While he was still speaking, a bright cloud covered them, and a voice from the cloud said, “This is my Son whom I love; with him I am well pleased. Listen to him! – Matthew 17:5
Peter, James and John were about as close to Jesus as anyone could get. Not only were there times that Jesus would pull his entire band of disciples away from the crowd, but on certain occasions he would pull these three only. Their relationship was special, and if anyone should have had this “disciple-thing” down, it was these three.
Jesus allowed Peter, James and John to see something that no one else was privy to – on the mountain Jesus was changed – glorified. Before this they had a sense of who He was. Peter even declared that he was the son of the living God (Matthew 16:16), but this was different. Now they saw Jesus in a way they had never seen before. If that wasn’t enough, out of nowhere Moses and Elijah, two of the most powerful and celebrated people in their history, appeared and began talking with Jesus. This was definitely something for the record books.
Peter said to Jesus, “Lord, it is good for us to be here…” – Matthew 17:4a
Peter was right. It was good for them to be there, but not for the reasons he was thinking. Peter, you see, had locked in on the experience before him, and was satisfied, having seen what he saw. Truthfully, it was too much for any person, so the fact that he was able to express himself in the context of this experience says a lot. The problem though was that he was prepared to just stay in the experience.
…if you wish, I will put up three shelters – one for you, one for Moses and one for Elijah – Matthew 17:4b
Peter in the midst of this wonderful experience and revelation of Jesus, got stuck. He was in a time warp of his own making, and it took an act of God to bring him out of it. Peter is not alone – if we are not careful, we can let not only trials, but the blessings and positive experiences of God lock us into a cycle of living in that moment over and over again.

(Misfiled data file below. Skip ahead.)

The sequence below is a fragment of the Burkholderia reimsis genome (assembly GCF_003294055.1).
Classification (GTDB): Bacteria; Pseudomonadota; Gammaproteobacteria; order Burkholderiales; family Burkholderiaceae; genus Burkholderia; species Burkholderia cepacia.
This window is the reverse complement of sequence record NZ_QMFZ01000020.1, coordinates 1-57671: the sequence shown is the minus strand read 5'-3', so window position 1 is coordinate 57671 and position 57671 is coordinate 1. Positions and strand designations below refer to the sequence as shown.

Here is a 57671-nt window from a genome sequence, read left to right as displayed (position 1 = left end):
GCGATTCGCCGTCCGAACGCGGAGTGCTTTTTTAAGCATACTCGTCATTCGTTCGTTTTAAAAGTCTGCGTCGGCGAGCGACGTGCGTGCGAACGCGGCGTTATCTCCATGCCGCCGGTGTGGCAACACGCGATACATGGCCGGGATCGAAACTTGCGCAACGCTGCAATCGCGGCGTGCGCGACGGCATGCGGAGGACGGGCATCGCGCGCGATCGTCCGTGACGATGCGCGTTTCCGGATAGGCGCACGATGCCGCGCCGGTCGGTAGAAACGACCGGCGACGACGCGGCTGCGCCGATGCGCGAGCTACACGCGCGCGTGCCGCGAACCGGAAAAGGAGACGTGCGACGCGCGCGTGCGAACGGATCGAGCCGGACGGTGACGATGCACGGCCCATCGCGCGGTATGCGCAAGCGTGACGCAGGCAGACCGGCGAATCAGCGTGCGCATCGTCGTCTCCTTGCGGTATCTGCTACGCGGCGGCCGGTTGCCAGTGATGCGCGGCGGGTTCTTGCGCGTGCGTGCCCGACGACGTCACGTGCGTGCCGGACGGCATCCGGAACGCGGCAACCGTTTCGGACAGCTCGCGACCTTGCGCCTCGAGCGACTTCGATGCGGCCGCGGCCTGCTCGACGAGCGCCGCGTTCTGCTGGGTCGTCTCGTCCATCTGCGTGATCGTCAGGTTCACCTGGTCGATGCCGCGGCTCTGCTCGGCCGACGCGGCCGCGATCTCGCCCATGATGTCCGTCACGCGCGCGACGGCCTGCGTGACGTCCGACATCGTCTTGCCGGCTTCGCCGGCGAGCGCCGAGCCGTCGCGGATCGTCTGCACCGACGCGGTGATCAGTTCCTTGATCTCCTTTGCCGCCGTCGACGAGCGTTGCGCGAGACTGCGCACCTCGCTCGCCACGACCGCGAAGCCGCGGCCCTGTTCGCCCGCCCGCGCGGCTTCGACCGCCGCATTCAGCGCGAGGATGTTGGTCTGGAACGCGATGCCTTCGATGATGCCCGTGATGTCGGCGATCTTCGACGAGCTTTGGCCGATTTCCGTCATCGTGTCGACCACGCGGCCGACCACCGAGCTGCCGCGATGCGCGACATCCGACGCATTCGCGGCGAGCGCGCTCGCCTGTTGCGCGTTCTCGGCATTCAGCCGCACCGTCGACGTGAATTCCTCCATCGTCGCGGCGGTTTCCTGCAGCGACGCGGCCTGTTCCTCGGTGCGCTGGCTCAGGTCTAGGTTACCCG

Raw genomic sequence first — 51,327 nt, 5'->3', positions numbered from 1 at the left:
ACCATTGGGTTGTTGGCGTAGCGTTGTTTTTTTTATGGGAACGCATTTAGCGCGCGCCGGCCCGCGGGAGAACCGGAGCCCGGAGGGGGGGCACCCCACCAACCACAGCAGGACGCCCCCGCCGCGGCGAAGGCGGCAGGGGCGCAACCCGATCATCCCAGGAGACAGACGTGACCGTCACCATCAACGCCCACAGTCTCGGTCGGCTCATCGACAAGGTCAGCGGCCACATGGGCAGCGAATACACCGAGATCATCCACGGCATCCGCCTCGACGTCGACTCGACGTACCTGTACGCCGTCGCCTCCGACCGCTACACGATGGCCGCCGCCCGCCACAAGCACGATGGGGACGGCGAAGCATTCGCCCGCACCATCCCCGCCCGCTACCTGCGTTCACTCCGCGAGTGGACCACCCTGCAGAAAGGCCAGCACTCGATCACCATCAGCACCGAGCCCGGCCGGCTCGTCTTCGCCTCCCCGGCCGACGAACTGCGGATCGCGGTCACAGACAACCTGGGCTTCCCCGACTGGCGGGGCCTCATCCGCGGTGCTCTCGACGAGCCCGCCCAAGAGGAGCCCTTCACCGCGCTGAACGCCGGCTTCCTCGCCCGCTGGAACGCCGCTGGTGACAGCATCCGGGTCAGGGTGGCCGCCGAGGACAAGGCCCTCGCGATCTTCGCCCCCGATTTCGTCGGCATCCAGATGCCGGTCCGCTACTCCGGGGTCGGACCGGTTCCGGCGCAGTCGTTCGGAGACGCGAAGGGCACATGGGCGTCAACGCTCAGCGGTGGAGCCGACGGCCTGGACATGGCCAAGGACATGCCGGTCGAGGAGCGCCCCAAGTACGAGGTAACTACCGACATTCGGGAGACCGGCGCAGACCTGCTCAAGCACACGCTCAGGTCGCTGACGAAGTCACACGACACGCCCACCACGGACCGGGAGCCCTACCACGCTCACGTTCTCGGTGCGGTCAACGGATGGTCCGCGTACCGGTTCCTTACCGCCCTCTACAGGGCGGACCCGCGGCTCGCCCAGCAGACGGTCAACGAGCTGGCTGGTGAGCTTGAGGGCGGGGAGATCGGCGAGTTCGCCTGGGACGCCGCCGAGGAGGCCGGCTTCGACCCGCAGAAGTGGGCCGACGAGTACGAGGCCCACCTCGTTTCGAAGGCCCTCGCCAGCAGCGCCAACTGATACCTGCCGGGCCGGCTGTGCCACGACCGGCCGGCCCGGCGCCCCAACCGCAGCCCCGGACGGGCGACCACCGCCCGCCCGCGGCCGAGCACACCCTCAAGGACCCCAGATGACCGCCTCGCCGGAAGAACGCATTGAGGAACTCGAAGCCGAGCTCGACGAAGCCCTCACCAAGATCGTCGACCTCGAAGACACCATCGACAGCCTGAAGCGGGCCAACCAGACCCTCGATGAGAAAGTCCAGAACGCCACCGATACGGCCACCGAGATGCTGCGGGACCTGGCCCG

Those in the know will recognize those initials right away, especially if they ever went to the midnight screenings of the Rocky Horror Picture Show. A cult comedy musical that brought otherwise normal people out to theatres brave enough to show the movie. People would dress in character, say and sing every line, and experience the wonder and mystique of every part of the show. The song “Time Warp” was one of the most notable parts of the show, but for those who were fans, it was only part of the whole. They experienced it every weekend, some year after year.
These type of experiences are great fun, but what happens when they are the only thing we live for? When our lives are defined by reliving the same experiences over and over?
Let’s look a little more about how we can get stuck in our life of discipleship.
Harsh or unexpected situations
John (the Baptist) had a unique calling. From the time he was in the womb he was aware of the calling and role of Jesus. John had one goal: to point people to the Messiah. He dedicated his life to this, and when the time came, Jesus emerged and John was ready
The next day John saw Jesus coming toward him and said, “Look, the Lamb of God, who takes away the sin of the world!” – John 1:29
Pretty solid. There was no doubt in John’s mind that Jesus was the one. John even saw the Spirit of God descend on Jesus. If that wasn’t enough to go on, nothing was. However, fast forward to John being in jail. Even that was not so much an issue for him. What was, though, was the fact that the Messiah wasn’t acting “Messiah-like”
When John, who was in prison heard about the deeds of the Messiah, he sent his disciples to ask him “are you the one who is to come, or should we expect someone else?” – Matthew 11:2-3
The very one that was proclaiming Jesus as the Messiah was stuck in his own expectations of what Jesus should be doing as messiah. Jesus responded to John with some realistic expectations of the messiah (the blind receive sight, the lame walk…), but then followed up with an interesting statement
Blessed is anyone who does not stumble on account of me – Matthew 11:6
Being a disciple can be hard because it requires that we follow, and that we do so when we don’t understand what the teacher is doing. It is setting aside our expectations in the teacher’s presence so we can be free to learn from him. When I was in college I had a philosophy professor who told us on day one “Philosophy is about questions for which there are no answers”. Most of the class struggled, not because the content was hard, but because they were not willing to set aside their expectations and be disciples of the teacher. When their personal expectation was challenged, they were stuck and for many, the only way out was to quit the class. Unfortunately, the same thing happens with many who call themselves disciples.